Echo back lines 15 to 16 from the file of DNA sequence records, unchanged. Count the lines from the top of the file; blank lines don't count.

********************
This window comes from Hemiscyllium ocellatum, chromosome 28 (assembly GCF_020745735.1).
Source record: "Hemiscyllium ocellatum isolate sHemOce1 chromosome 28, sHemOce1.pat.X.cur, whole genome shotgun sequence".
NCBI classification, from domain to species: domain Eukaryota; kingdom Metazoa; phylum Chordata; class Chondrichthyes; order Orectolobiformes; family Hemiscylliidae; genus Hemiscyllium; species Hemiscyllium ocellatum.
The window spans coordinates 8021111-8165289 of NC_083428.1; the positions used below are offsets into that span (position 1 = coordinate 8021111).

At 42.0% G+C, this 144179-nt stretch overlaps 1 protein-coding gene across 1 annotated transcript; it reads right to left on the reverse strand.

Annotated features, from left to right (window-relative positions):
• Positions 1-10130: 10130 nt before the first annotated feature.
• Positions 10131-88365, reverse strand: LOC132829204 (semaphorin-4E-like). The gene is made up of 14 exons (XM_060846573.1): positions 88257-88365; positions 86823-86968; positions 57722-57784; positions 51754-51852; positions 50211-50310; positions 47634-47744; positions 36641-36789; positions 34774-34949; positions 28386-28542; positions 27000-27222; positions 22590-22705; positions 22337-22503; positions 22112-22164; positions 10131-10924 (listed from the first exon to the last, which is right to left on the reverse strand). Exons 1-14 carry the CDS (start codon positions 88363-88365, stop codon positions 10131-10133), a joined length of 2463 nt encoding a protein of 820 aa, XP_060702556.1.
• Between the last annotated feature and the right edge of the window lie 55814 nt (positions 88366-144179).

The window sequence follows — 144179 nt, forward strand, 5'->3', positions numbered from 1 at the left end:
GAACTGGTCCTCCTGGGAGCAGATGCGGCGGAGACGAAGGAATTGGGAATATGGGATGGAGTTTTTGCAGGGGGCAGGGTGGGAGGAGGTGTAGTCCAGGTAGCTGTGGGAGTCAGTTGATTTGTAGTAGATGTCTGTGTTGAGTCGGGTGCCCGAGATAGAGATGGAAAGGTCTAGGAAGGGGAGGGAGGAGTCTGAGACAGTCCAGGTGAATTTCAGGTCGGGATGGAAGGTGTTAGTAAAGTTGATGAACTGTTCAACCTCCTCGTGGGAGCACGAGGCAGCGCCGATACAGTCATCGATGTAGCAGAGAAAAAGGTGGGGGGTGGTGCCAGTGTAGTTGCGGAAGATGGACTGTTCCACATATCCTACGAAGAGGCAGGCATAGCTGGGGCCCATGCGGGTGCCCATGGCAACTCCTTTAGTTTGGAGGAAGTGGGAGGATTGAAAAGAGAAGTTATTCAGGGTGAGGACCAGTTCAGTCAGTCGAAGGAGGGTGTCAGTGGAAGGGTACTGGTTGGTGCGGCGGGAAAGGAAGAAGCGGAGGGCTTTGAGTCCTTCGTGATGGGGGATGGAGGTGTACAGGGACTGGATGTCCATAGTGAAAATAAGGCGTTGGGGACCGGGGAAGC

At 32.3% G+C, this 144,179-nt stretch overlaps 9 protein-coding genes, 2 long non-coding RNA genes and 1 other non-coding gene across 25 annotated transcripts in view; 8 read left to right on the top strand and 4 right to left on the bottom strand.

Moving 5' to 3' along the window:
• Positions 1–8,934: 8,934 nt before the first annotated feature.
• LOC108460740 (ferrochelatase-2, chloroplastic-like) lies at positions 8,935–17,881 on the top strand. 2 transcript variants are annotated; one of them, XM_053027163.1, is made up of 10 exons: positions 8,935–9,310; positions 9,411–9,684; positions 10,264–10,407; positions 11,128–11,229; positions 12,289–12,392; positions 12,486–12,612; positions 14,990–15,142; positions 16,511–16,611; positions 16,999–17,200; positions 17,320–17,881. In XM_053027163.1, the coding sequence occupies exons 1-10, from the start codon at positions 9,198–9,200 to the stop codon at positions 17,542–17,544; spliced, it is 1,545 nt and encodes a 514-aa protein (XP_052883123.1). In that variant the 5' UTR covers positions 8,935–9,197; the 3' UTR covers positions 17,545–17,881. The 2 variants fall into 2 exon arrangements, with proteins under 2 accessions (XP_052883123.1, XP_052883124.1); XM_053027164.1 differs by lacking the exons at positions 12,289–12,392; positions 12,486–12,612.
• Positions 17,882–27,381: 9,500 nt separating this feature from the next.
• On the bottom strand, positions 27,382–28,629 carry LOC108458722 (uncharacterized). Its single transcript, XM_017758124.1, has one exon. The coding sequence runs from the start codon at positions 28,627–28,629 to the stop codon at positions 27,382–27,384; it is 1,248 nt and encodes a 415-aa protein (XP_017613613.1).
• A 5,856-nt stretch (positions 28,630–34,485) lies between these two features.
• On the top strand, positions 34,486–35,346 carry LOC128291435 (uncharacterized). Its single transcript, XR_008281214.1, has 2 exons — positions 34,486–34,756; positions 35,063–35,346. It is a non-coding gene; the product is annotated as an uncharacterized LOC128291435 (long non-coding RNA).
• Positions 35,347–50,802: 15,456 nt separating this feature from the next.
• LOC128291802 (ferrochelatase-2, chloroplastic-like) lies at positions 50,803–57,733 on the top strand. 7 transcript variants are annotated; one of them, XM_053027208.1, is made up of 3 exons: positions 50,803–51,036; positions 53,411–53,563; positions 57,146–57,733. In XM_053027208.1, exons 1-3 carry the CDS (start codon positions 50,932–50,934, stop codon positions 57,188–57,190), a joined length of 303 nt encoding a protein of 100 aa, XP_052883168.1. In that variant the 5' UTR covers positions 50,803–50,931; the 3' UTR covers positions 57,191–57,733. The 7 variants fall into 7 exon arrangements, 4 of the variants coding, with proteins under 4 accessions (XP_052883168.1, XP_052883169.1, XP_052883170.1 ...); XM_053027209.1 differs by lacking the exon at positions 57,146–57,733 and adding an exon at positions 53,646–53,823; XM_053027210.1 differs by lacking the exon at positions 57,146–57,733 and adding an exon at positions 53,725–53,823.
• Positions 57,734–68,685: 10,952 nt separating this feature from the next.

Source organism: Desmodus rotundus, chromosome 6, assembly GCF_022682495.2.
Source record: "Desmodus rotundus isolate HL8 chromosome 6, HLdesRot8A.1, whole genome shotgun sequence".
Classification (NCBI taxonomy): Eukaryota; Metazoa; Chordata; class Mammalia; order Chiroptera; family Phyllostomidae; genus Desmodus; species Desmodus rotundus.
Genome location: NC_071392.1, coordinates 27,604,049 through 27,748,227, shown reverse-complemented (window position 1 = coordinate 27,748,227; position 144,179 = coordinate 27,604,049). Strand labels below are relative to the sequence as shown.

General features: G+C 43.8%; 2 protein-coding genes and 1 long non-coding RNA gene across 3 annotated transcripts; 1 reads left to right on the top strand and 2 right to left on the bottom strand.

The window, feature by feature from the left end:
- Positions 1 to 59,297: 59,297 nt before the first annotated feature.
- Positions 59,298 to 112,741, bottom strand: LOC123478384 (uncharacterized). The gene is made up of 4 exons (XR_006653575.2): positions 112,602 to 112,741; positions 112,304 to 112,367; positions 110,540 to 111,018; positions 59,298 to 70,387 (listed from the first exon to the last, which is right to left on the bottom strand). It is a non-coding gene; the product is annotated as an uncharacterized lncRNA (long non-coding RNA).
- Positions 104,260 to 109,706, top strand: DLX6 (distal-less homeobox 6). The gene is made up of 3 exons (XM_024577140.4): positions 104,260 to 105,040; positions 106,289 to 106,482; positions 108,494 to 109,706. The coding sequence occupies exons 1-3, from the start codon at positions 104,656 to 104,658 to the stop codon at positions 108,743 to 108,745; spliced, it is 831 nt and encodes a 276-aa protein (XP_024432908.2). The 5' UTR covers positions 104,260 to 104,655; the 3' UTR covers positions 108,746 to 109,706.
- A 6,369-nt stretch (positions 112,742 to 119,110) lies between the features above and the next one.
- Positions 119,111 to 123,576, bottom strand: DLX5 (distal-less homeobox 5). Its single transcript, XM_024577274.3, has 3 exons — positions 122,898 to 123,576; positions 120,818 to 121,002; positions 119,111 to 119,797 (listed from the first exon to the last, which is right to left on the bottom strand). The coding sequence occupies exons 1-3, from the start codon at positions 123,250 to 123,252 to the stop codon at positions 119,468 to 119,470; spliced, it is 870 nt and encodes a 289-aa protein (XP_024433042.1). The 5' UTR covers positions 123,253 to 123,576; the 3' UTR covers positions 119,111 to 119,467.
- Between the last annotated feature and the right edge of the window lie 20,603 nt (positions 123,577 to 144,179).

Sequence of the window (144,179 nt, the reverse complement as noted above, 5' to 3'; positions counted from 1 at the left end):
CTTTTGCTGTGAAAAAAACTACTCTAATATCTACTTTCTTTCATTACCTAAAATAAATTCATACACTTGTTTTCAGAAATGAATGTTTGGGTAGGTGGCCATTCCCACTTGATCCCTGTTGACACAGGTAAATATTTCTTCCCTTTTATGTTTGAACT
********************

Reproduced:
• LOC108460740 (ferrochelatase-2, chloroplastic-like) lies at positions 8,935–17,881 on the top strand. 2 transcript variants are annotated; one of them, XM_053027163.1, is made up of 10 exons: positions 8,935–9,310; positions 9,411–9,684; positions 10,264–10,407; positions 11,128–11,229; positions 12,289–12,392; positions 12,486–12,612; positions 14,990–15,142; positions 16,511–16,611; positions 16,999–17,200; positions 17,320–17,881. In XM_053027163.1, the coding sequence occupies exons 1-10, from the start codon at positions 9,198–9,200 to the stop codon at positions 17,542–17,544; spliced, it is 1,545 nt and encodes a 514-aa protein (XP_052883123.1). In that variant the 5' UTR covers positions 8,935–9,197; the 3' UTR covers positions 17,545–17,881. The 2 variants fall into 2 exon arrangements, with proteins under 2 accessions (XP_052883123.1, XP_052883124.1); XM_053027164.1 differs by lacking the exons at positions 12,289–12,392; positions 12,486–12,612.
• Positions 17,882–27,381: 9,500 nt separating this feature from the next.